According to Ashkenazic minhag, one has to stand for a particular Talmid Chacham or elder only once in the daytime and once at night unless one is in the presence of people who don’t know he stood previously; Sephardim, however, hold that one must stand up every time. [12] One should stand up even if one is middle of learning. [13] If one is middle of davening, one should stand up except for if one is middle of the first pasuk of Shema and according to some any part of Shema.[14] Two talmidei chachamim do not have to stand for one another. [15]

There are some who try to justify a minhag of being lenient regarding standing for an elder and Talmid Chacham. [16]

I have provided some edited references from the article.

5 S”A 244:1 rules that it is a positive mitzvah to stand for a Talmid Chacham. Shach 244:2 explains that only a Talmid Chacham who is wiser than most people is considered a Talmid Chacham for this halacha. Yalkut Yosef YD 244:16 writes that one has to stand only for a Talmid Chacham who knows how to give psak in Even Haezer and Choshen Mishpat and not just someone learning in kollel.

6 Shulchan Aruch YD 244:2

7 Shulchan Aruch YD 242:16. Ran (Kiddushin 14a s.v. kemelo aynav) says that the reason that one needs to say for one’s rav muvhak when he sees him is because it is evident that one is standing in honor of one’s rebbe even though he is far away. The Rambam (Mamrim 6:3 as understood by the Griz Talmud Torah 5:11) says that one standing as far as one can see one’s rav muvhak because there’s an additional obligation of honoring him just like one honor’s parent, which is different than the regular obligation to stand for a talmid chacham.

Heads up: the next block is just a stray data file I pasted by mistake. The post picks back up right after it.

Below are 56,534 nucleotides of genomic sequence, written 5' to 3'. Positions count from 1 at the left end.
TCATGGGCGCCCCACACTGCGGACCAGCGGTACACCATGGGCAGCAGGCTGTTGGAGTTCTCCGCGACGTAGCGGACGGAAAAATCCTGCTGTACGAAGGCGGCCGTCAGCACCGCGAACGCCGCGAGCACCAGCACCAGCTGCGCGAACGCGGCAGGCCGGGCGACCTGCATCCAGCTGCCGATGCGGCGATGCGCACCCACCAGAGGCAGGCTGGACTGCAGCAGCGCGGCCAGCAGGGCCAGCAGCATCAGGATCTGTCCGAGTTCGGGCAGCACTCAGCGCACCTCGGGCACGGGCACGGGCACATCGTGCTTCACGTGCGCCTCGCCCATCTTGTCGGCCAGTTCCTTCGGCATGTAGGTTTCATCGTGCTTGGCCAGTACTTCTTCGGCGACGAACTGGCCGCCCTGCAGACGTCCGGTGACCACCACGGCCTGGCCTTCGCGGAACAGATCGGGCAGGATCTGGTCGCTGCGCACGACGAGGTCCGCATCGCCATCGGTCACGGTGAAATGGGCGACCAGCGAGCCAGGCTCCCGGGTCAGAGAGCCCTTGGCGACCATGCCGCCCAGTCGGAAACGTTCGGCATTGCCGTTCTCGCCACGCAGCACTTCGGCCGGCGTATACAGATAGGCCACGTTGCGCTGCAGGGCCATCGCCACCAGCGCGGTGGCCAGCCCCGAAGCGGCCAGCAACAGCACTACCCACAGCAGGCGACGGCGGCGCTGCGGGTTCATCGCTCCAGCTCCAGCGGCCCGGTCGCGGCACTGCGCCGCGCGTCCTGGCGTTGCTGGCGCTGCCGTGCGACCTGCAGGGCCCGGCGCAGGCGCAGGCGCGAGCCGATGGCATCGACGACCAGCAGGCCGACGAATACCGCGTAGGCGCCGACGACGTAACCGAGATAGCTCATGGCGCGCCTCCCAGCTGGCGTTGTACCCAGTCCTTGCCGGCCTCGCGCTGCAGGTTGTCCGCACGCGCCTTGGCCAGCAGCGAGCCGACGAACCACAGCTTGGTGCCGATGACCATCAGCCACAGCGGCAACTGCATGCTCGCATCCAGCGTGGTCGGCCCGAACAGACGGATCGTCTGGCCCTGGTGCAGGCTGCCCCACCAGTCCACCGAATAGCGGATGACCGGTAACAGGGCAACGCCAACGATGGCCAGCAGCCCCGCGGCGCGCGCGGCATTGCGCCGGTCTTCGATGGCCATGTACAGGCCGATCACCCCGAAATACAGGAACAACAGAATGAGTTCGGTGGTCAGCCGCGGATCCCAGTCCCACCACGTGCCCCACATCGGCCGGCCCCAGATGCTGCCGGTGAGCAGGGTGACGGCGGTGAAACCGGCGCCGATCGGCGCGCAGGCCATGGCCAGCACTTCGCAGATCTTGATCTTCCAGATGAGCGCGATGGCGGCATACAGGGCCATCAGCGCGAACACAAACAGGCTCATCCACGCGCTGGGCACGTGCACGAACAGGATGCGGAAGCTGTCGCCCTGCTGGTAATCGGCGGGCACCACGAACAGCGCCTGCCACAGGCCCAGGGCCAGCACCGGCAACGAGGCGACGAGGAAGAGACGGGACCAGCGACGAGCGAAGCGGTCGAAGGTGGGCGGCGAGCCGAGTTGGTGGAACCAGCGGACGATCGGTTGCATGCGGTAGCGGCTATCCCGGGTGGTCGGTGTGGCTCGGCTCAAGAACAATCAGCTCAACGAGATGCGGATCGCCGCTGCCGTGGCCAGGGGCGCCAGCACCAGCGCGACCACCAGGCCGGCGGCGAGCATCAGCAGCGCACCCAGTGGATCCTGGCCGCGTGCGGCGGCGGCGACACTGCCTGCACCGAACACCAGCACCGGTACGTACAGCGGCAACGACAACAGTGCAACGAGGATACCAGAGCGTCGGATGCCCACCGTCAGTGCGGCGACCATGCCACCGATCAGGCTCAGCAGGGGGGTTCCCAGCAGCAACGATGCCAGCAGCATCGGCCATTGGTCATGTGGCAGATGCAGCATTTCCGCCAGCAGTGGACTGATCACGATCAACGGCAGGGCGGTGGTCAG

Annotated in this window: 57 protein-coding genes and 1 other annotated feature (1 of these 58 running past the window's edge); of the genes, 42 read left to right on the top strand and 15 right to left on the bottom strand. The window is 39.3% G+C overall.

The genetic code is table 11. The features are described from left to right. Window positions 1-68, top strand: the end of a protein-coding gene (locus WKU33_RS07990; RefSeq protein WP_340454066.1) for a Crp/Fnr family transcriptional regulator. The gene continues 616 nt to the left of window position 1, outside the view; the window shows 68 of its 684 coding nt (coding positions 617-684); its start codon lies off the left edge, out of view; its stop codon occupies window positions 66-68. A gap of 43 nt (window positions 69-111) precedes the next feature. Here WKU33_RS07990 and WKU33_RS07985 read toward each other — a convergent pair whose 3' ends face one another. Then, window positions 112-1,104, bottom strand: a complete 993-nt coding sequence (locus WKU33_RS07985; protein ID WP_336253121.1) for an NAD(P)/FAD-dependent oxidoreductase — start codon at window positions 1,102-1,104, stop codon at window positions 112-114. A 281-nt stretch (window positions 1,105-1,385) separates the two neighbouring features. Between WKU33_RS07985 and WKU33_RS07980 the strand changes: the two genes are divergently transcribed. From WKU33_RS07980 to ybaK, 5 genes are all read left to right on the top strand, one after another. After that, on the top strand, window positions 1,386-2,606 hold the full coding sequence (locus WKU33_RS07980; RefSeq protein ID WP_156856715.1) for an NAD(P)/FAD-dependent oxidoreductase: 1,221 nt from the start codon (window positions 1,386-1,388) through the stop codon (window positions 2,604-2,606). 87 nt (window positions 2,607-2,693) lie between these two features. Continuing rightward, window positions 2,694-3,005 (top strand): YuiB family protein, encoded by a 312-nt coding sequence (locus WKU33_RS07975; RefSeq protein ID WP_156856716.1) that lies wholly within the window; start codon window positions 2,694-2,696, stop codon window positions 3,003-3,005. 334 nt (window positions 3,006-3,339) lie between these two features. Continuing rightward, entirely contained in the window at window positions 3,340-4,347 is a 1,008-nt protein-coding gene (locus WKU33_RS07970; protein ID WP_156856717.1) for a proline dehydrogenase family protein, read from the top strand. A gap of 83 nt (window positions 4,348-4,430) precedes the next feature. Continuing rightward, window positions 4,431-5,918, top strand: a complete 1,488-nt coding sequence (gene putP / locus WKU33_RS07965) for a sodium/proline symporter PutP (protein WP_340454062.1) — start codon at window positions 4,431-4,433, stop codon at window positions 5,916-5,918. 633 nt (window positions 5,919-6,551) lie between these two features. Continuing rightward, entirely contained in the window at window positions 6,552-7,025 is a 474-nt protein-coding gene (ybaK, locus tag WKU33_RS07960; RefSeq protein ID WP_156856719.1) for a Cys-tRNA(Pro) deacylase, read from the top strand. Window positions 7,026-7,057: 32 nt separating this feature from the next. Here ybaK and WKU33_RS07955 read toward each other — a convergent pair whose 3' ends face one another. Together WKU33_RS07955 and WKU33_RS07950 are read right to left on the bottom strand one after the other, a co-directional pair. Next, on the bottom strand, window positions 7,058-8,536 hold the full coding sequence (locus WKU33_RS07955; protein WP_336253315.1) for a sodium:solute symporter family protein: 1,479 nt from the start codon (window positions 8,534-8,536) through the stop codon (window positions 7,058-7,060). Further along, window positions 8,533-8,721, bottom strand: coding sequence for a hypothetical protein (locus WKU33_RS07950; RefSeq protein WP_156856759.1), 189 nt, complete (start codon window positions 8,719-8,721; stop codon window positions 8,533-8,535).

8 Shulchan Aruch YD 242:30

9 S”A YD 244:10

16  Shach 244:11 seems to say that the minhag is to stand only for an Av Bet Din or Rosh Yeshiva, but he leaves it as a tzarich iyun. Rav Chaim Zonenfeld in Salmat Chaim YD 59-60 explains that the Shach doesn't mean that they uprooted a Deoritta but rather that the Talmidei Chachamim forgo the respect due to them. Rabbi Zonenfeld seems to say that this is not accepted as the Halacha but only a defense of the minhag. Moadim Uzmanim 3:248 writes that he's unsure if this is enough to rely on. Similarly, Sh”t Yabia Omer YD 3:13 writes that one should certainly not rely on the assumption that Talmidei Chachamim are mochel. Kavod VeHiddur p. 38 cites some who say that we assume that in general a Talmid Chacham is mochel. Rabbi Hershel Schachter (Halachipedia Article 5772 #15) stated that we assume a Talmid Chacham is mochel people standing for him.

The Rogachover in Salmat Yosef 1:3 writes that the biblical mitzvah of standing for a Talmid Chacham only applies to someone who has semicha going back to Moshe Rabbenu. Yabia Omer YD 4:16:2 rejects this based on a number of rishonim.

Regarding elders, Kavod VeHiddur p. 64 quotes Rav Elyashiv saying that the minhag has what to rely on, since we assume that elders forgo the respect due to them.

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Yoreh Deah 244

It is a Mitzvah to stand up in front of any scholar even if he isn’t one’s teacher

:מצות עשה לקום מפני כל חכם אפי' אינו זקן אלא יניק וחכים ואפי' אינו רבו